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Bucking, Hesitation and Poor Economy Fix - Cleaned EGR and Intake (throttle) Valve

29771 Views 45 Replies 20 Participants Last post by  MP81
Hello Everyone. I have been a following member for quite a while and have found the information in this forum very helpful. I have a 2014 CTD that i purchased in September 2013. I drive mixed 80/20 highway/city. I maintain the car well and its been very reliable for me, but I have experienced a few issues that i have been able to relate to on this site. Bucking (mild and severe) after coasting or light throttle, and a huge lag (almost a stumble) when hot in start/stop situations. I've also experienced several random hard downshifts. These problems first occurred when the car was about 1 year old (not that bad or often) and they seemed to improve after the first emissions recall. Shortly after the latest recall, the symptoms reappeared and gradually became worse.

Background/history:
107,000km
O2 Sensor replaced for P026C code - Mid 2015
DEF Tank Heater - Aug 2016
Emission Recall 15594 - Ran great after recall, but still got occasional P026C code
Emission Recall 17089 - Above mentioned symptoms re-appeared and gradually got worse

Two posts caught my attention: 15 cruze won't start or run, and Help diagnose bucking during regens. Since reading these posts, i have cleaned my EGR valve and the intake valve (throttle plate). Thank-you IndyDiesel for the write-up on cleaning your EGR valve - it went well, just as you described it. I did not replace the gasket plate but probably will if I service the EGR valve again. There is coolant behind the gasket plate and if you have any pressure in the cooling system, it will drip while the EGR valve is out (i had a small panic when i saw this). I have attached four pictures below. 1.) Location of EGR and gasket plate 2.) Intake pipe removed looking into throttle body 3.) close-up of the very gummed up throttle valve 4.) valve body after cleaning

I did the EGR first, about 5 days before i cleaned the throttle body. I noticed a significant improvement in fuel economy and acceleration. The valve was not stuck open, but it was not moving very free and it would sometimes bind up. I used brake clean and worked the valve back and forth with an attached vise-grip. I was pleased with the improvement in performance, but the car was still bucking, mostly first thing in the morning.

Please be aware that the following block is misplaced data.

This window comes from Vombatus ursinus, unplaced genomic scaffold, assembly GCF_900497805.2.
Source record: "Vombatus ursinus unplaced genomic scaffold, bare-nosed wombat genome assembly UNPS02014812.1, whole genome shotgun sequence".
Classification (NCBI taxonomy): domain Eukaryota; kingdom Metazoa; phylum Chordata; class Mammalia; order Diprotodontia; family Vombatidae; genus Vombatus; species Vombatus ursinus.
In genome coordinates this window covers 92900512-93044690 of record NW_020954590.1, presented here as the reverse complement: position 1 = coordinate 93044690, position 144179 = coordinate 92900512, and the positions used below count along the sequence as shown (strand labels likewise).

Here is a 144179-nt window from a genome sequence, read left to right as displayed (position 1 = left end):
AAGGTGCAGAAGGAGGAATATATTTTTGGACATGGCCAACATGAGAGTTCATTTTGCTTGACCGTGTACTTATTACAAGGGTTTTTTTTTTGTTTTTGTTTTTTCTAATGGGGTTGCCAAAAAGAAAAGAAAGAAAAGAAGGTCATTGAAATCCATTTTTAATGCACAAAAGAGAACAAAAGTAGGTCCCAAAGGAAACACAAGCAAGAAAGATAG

When I removed the intake pipe at the throttle body i pushed the plate closed with my finger and it did not release on its own spring tension, but would pop free after a second or so. I figured this could be the cause of the bucking. Cleaning this was much more challenging. I used throttle body cleaner sprayed on rags and a small plastic scrapper to do most of the cleaning. Since so much crap was falling down onto the bottom of the intake (just on the bottom where i could still see it) , i rigged up a small plastic hose (about 3/8 inch) connected to my shop vac to suck out all the carbon debris. What a mess in there - really disappointed to see. I think i could have removed the whole throttle body assembly as well which would make this much easier and allow access to clean further into the intake. Care should be taken to not spray any cleaners directly into the intake since any residual solvents would ignite and combust very different than diesel fuel, potentially causing significant engine damage.

So not sure why my intake got so gummed up. Are there any other reports on this? I've always used the proper engine oil and my UOAs have looked very good. I drive a lot of highway miles, but i could be a bit light on the throttle. All that stuff had to come through the PCV, so I may have to look at that further (catch can....ect.). I also find it interesting these symptoms came back after the latest emissions recall. I will be keeping an eye on the intake valve for sure. The car is running great again with fuel economy back up to near the best i've ever seen, and the bucking is gone, even during the regen it did today. I sure love this little car and hope this helps anyone having similar issues.

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With my car being for last 25k miles being almost all highway miles, I am coming to the conclusion that driving our diesels hard on a regular basis might help. So the old saying drive it like you stole it might help more than I thought. The easiest way to do it is to run for a mile or two at 4000 rpm with the transmission in manual mode, maybe once a week. I think it could help, when dealer does a manual regen it is at 3000 rpm for an extended period of time, so I can't imagine 4000 rpm for a couple min would harm anything.
 
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